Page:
Netanyahu's Son Yair Ordered to Pay Damages to Journalist in Libel Suit

Premier’s son will have to pay 250,000 shekels ($71,592) to a former editor of the Walla News site after posting a link to slanderous report

Netael Bandel
Netael Bandel
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Yair Netanyahu, Petach Tikva, June 5, 2018
Yair Netanyahu, Petach Tikva, June 5, 2018Credit: Tomer Appelbaum
Netael Bandel
Netael Bandel

Prime Minister Benjamin Netanyahu’s youngest son, Yair, was ordered to pay 250,000 shekels ($71,592) in damages and another 37,000 shekels ($10,600) in legal costs to journalist Avi Alkalay by the Tel Aviv Magistrate’s Court on Saturday night.

Alkalay was the editor of the Walla News website during the events that led to the investigation into Case 4,000, in which the prime minister has with bribery, fraud and breach of trust.

Bibi went gunning for his only real rival

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Case 4000 is considered the most serious among the cases Netanyahu has been charged in, and revolves around a bribery deal between the premier and businessman Shaul Elovich, who controlled the Bezeq telecommunications company and the Walla News site. According to the indictment, Netanyahu and Elovich engaged in a quid-pro-pro deal in which Netanyahu – as communication minister – led regulatory steps directly tied to Elovich's businesses and interests that yielded the tycoon some $500 million.

In return, according to the indictment, Netanyahu and his wife Sara made consistent requests to alter the coverage on the Walla News website in order to serve the Netanyahus' interests and target their opponents. 

Journalist Alkalay had sued Yair Netanyahu for libel and slander after the active social media user posted a link to reports by blogger Avshalom Zelinger, who claimed Alkalay had links with the Wexner Foundation — a U.S. philantropic organization focusing on leadership training once managed by Jeffrey Epstein. Zelinger also claimed Alkaly was a member of a conspiracy against the prime minister and pushed for him to be arrested.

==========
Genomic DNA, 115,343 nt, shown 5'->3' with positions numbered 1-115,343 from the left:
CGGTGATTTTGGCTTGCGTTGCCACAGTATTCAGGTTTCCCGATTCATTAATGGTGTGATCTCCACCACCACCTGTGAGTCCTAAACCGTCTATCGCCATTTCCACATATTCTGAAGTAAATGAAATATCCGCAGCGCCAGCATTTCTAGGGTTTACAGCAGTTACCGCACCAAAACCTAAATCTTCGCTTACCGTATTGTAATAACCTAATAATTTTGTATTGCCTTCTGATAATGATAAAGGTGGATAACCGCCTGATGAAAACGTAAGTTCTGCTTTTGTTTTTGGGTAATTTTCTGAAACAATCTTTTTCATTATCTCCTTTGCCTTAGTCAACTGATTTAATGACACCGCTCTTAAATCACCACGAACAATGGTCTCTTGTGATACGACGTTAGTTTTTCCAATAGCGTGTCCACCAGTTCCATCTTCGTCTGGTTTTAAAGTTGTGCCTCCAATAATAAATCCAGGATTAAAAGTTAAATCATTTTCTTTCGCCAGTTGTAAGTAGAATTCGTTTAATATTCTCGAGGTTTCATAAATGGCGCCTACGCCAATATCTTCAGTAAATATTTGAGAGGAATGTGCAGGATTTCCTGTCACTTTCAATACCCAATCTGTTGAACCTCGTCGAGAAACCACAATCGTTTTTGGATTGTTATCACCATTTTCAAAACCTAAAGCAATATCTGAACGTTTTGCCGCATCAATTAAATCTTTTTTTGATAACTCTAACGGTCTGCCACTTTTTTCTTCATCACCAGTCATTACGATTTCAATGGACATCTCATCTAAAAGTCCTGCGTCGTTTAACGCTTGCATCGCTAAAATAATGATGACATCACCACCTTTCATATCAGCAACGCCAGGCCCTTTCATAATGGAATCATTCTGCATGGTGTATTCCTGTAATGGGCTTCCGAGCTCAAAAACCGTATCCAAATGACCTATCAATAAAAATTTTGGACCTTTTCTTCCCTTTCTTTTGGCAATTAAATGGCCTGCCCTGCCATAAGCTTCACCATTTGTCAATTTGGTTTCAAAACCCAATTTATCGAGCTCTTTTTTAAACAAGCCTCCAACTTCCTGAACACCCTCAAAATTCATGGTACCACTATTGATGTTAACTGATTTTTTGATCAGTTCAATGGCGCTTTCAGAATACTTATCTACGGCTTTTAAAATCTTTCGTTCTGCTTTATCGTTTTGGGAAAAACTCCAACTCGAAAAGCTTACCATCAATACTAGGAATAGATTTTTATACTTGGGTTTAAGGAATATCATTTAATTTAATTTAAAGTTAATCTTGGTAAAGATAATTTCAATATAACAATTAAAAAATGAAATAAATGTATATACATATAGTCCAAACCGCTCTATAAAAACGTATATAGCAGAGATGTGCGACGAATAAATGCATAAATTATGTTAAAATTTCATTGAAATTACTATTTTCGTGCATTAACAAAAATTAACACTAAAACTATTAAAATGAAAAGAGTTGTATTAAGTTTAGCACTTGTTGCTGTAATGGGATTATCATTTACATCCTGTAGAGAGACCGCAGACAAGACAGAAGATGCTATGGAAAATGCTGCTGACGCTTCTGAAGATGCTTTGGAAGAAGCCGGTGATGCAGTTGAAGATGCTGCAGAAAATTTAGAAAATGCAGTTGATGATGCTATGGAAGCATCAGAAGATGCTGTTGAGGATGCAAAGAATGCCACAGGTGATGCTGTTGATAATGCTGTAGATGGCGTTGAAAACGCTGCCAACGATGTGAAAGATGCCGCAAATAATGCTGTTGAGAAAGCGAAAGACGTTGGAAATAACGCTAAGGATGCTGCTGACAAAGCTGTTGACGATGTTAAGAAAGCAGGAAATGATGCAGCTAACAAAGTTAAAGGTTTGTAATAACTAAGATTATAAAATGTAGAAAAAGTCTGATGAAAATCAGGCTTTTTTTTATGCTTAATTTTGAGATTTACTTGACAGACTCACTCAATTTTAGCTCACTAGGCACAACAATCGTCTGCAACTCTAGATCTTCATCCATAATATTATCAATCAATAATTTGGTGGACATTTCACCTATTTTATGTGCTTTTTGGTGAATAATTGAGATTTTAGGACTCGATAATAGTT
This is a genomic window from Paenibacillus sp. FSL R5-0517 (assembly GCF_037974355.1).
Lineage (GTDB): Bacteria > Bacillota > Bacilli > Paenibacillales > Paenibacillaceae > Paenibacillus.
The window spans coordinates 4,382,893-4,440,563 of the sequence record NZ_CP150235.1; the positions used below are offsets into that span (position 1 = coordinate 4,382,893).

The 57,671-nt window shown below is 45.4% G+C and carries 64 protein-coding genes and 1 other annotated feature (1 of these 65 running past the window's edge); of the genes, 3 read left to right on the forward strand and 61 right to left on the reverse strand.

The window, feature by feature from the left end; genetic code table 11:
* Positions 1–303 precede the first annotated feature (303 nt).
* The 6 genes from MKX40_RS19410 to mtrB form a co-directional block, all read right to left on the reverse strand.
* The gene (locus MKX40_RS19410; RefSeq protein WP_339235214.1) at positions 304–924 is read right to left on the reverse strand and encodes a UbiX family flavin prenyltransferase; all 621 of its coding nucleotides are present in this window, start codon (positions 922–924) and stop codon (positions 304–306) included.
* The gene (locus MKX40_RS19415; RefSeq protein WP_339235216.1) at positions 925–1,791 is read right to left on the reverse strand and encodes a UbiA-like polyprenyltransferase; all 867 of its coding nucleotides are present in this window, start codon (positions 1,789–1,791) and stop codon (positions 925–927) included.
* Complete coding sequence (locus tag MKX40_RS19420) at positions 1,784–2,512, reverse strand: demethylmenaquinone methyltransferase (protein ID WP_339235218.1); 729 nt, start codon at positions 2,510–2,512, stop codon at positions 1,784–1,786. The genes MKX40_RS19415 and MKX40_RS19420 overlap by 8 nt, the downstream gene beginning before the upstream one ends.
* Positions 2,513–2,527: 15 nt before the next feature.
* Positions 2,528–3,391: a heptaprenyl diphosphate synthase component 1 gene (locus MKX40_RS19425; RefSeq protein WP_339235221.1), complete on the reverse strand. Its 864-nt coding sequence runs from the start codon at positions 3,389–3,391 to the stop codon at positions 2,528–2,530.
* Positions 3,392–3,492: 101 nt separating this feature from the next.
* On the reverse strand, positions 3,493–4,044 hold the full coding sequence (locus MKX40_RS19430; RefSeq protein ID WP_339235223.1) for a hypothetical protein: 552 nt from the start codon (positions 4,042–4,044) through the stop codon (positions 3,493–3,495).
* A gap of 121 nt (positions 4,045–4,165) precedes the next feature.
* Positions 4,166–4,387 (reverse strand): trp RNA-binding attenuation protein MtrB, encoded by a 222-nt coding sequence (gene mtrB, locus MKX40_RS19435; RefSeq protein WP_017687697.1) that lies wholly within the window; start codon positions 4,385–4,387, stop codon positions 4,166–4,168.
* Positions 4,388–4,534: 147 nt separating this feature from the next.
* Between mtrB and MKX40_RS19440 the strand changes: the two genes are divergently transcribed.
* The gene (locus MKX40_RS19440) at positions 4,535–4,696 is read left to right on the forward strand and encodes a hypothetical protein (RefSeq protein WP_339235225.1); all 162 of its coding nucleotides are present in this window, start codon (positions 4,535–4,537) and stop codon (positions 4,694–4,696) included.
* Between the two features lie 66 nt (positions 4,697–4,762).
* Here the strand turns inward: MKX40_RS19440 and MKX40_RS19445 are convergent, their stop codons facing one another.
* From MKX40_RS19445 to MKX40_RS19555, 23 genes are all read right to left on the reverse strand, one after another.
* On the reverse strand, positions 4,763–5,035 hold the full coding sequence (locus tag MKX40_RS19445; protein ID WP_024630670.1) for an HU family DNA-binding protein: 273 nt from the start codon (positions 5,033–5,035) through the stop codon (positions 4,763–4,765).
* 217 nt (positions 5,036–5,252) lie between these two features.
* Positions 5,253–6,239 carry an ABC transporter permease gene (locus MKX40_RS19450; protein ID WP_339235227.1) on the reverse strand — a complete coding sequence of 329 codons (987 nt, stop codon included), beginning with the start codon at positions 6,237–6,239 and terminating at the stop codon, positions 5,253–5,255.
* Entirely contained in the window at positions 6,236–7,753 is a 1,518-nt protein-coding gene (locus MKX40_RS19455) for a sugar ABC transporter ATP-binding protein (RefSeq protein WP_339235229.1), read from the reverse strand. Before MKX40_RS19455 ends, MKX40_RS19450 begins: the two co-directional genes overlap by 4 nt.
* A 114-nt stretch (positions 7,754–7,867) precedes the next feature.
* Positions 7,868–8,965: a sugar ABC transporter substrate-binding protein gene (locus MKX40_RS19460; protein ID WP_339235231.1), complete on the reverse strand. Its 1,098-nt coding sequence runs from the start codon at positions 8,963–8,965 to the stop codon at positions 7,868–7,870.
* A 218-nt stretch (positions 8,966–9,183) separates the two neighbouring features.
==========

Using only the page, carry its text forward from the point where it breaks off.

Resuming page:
Alkalay never took part in a Wexner study program, and maintains he was not part of any plan against Netanyahu. He sued Netanyahu and Zelinger for a total of half a million shekels. Yair Netanyahu said he never read Zelinger’s report but only shared a link to it. However, according to a recent ruling by the Supreme Court, posting a link is the same as posting the article itself.

The court ruled in favor of Alkalay after Netanyahu submitted no defense for three months. Yair Netanyahu claimed on Twitter that he was not aware of the lawsuit itself. This was debunked by Twitter users, who posted a link to his reaction to the affair on the platform after it was reported by Israeli business publication Globes in November.

Proceedings against Zelinger are underway separately.

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